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Neuroplasticity: The Scientific “Backbone” of Neurofeedback

(And the key to helping you change your brain patterns at any age)

Neurofeedback is founded on the principle that the brain has an amazing ability to change itself. This ability is known as “neuroplasticity.” It’s how learning takes place. For example, neuroplasticity is what allows you to become better at a sport with practice or to develop a new habit over time.

Exploiting neuroplasticity helps people feel better who are suffering from many common disorders including anxiety, depression, sleep issues, chronic pain, and attention problems.

The brain continues to adapt and adjust throughout life.
It was once believed that brain development stopped around the age of 25. Research has shown, however, that throughout life the brain continues to adapt and change as it confronts new experiences, acquires fresh knowledge and is exposed to varying sensory input. Different neurons fire, the number of synapses increases, and the brain gets “re-mapped.” It’s now known that this capacity for change continues well into old age.

New patterns and structures lead to contentment and a peaceful mind.
Neurofeedback encourages the development of new patterns and structures in the brain over time. With practice and training, these patterns can result in a happier, more contented way of life, such as being less reactive, handling stress better or having improved attention.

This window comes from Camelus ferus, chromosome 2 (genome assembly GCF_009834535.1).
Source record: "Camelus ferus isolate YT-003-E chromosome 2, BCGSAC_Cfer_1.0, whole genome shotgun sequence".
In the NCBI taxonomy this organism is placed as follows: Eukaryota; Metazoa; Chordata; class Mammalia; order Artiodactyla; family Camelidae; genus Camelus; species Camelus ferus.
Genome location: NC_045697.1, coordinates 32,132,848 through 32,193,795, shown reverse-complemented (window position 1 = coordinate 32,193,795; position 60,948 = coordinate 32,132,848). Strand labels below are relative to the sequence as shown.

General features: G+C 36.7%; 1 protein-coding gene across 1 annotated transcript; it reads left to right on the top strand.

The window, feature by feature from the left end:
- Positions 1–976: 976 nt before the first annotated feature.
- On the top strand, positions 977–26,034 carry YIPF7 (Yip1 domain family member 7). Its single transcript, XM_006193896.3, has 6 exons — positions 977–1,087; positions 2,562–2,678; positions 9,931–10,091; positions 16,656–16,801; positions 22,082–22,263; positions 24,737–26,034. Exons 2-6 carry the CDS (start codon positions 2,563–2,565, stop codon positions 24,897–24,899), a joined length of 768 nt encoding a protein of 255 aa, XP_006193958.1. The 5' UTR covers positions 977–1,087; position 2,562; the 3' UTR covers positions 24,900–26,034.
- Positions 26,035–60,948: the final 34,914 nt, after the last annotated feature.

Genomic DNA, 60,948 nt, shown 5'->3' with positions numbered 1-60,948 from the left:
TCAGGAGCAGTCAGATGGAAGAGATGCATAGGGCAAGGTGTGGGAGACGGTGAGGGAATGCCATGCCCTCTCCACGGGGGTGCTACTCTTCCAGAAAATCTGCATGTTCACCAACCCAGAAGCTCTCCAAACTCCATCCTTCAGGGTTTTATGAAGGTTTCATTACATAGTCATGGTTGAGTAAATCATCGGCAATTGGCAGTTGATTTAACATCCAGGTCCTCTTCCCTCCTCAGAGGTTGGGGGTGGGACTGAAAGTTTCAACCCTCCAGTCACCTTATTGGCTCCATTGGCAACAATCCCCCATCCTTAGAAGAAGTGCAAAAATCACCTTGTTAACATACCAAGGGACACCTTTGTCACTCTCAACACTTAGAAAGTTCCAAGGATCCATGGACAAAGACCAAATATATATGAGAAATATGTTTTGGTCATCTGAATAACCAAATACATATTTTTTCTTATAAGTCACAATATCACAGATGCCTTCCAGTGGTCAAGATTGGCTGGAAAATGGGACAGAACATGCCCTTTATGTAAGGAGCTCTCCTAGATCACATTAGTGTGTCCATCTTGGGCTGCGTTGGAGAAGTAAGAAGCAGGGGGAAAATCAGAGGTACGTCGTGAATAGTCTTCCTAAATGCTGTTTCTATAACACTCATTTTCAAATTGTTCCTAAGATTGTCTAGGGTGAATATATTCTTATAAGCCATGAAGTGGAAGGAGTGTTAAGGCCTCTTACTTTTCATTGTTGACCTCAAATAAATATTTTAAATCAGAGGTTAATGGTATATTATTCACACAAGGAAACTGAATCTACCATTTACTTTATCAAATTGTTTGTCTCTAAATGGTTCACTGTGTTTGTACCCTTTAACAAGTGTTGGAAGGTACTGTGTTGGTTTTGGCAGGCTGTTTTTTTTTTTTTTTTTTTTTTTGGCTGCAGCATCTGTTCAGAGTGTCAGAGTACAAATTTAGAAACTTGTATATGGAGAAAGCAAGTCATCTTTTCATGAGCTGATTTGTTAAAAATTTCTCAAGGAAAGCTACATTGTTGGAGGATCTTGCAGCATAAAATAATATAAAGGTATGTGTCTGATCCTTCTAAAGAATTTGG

At the Center for Brain Training, we employ neurofeedback to train the brain into healthier, more functional patterns. This training helps the brain adjust its timing and strengthens connectivity between the different parts of the brain.

For someone with hyperactivity or anxiety, neurofeedback teaches the brain to calm itself. For someone with depression, neurofeedback helps wake up the brain and elevate mood.

Potential to reduce medication
The conventional approach to managing disorders like anxiety, depression and sleep problems is medication. Drugs can temporarily alleviate symptoms but come with undesirable side effects. Furthermore, they don’t teach the brain new patterns and may fail or eventually stop working. When medication is discontinued, the symptoms are likely to return, because the brain hasn’t learned to operate any differently.

Many people using neurofeedback are able, over time, to reduce or eliminate medication (with their doctor’s guidance).

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